The permutation n represents the random matrix part of the connectivity between information nodes INi and check nodes CNi. The parity nodes PNi are all of degree two and are connected in a fixed zigzag pattern to the check nodes CNi. The N check nodes have a constant degree k. The K information nodes include two subsets fj and f3, with fj and f3 respectively the number of information nodes of degree J and of degree 3.
The connectivity of the information nodes and the check nodes is defined by the DVB-S2 encoding rule:
This encoding rule determines the entries of the parity check matrix. The mth column has nonzero elements in each row j, thus the permutation Π generates one edge between every check node CNm and information node INj. The fixed zigzag pattern connectivity between the parity nodes PNi and the check nodes CNi is defined by the encoding scheme:
p j =p j ⊕p j−1 , j=1,2, . . . , N−1 (2)
This is a simple accumulator. The corresponding part of the parity check matrix has two nonzero elements in each column, forming a square banded matrix. These type of LDPC codes are also called Irregular Repeat Accumulate codes (IRA codes).
LDPC codes can be decoded using a message passing algorithm. It exchanges soft-information iteratively between the variable nodes and check nodes. The exchanged messages are generally log-likelihood ratios (LLR). Each variable node of degree i calculates an update of message k according to the relation:
with λk the LLR updated from the variable node, λch the corresponding channel LLR of the variable node, and λ1 the LLRs of the incident edges of the variable node. The check node message updates are generally calculated according to the relation, for a message k:
with λk the LLR updated from the check node, and λ1 the LLRs of the incident edges of the check node.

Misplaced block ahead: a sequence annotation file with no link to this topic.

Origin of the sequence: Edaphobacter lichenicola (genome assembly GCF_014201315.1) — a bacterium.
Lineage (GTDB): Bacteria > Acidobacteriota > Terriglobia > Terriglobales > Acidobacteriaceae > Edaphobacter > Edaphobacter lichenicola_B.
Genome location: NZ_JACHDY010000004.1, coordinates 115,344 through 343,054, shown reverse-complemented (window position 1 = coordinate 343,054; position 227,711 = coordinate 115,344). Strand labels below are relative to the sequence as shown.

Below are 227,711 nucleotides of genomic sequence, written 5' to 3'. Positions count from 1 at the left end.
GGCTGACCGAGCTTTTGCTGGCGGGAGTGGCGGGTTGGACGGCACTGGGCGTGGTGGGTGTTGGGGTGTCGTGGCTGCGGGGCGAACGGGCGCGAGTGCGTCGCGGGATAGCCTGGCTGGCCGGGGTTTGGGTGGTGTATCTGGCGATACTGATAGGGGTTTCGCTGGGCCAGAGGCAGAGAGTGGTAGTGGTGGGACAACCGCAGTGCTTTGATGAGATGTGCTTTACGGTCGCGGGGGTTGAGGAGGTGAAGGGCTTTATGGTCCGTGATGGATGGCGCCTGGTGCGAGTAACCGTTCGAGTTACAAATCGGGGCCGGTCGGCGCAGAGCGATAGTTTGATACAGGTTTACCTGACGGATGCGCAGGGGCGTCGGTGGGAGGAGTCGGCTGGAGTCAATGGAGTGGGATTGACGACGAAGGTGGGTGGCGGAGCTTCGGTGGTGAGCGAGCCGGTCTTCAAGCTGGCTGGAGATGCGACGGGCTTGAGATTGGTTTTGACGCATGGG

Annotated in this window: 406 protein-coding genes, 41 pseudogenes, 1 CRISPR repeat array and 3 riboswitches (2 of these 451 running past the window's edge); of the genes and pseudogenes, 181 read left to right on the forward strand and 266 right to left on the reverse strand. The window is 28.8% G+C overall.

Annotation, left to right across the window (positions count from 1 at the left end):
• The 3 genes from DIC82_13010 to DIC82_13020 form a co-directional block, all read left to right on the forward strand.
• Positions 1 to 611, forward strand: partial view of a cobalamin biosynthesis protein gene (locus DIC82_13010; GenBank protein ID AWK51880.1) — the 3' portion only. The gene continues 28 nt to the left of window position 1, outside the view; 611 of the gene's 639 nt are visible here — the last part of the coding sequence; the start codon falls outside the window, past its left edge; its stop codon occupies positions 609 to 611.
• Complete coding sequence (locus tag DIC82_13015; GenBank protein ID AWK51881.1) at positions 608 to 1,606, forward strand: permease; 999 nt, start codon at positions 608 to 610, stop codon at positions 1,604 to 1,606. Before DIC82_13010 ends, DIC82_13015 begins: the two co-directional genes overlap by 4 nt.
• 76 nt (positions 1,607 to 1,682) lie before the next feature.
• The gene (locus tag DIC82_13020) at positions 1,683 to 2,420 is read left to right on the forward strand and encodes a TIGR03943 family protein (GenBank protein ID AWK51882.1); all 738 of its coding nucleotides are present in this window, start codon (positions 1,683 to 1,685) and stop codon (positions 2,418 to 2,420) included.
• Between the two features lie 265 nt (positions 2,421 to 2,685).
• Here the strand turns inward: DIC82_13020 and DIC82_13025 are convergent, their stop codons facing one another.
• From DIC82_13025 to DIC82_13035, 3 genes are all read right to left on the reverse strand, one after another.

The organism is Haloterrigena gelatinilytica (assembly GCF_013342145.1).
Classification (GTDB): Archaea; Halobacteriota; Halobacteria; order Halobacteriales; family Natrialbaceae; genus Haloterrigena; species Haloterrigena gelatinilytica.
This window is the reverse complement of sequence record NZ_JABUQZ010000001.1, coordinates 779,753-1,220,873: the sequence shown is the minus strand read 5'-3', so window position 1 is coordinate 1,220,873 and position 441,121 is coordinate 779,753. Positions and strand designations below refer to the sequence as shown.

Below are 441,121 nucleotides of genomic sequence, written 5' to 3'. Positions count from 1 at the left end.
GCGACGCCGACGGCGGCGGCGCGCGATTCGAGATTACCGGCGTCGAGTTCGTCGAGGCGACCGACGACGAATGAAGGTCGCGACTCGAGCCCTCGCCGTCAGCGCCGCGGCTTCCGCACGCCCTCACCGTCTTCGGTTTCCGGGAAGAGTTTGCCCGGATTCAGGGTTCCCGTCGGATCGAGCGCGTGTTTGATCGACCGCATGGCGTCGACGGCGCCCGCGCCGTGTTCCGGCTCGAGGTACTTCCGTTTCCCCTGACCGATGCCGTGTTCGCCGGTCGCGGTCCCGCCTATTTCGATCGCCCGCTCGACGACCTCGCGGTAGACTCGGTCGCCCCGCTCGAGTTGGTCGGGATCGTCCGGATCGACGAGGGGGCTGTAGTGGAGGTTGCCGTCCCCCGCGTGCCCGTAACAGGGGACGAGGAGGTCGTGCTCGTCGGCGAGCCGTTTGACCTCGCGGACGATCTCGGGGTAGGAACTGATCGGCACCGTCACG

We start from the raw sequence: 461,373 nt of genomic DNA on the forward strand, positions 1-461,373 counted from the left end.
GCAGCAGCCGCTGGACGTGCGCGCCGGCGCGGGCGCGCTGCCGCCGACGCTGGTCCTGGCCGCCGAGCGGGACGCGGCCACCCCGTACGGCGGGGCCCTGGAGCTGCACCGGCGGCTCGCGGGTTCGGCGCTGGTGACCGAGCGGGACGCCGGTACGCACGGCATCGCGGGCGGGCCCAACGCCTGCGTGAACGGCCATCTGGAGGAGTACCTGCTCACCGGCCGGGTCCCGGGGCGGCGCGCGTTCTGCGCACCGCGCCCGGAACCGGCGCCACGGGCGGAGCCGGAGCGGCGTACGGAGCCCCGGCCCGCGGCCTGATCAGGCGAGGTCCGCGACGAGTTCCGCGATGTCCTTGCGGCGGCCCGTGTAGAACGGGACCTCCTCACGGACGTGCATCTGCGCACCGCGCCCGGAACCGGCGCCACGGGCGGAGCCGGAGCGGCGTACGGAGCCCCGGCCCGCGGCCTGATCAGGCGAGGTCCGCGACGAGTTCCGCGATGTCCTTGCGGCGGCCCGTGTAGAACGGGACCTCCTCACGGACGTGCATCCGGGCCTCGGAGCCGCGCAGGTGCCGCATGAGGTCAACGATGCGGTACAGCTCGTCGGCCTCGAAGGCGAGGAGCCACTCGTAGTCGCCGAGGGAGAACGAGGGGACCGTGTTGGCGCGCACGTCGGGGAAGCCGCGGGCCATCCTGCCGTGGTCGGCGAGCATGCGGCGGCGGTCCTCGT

The DVB-S2 standard supports LDPC codes ranging from code rate R equal to ¼ to code rate R equal to 9/10 (
Generally, in a first phase called the first variable nodes processing phase, all the information nodes are updated, whereas all check nodes are updated in a second phase called the check nodes processing phase. It is also possible to update in the first phase all the messages from the parity nodes to the check nodes and to update in the second phase all the messages from the check nodes to the parity nodes.
However, according to an aspect of the method, from a sequential processing of the check nodes (e.g. from left to right on
This new update scheme realized by the decoder improves the communication performance, because for decoding a codeword, about 30 iterations are sufficient instead of 40 iterations. Furthermore a size memory gain is obtained because of the avoided storage of messages directly passed to the next check node.
The mapping of the information nodes INi and the check nodes CNi will now be explained. Due to the varying node degree, the processing units process all incoming messages in a serial manner. A processing unit can produce at most one updated message per clock cycle.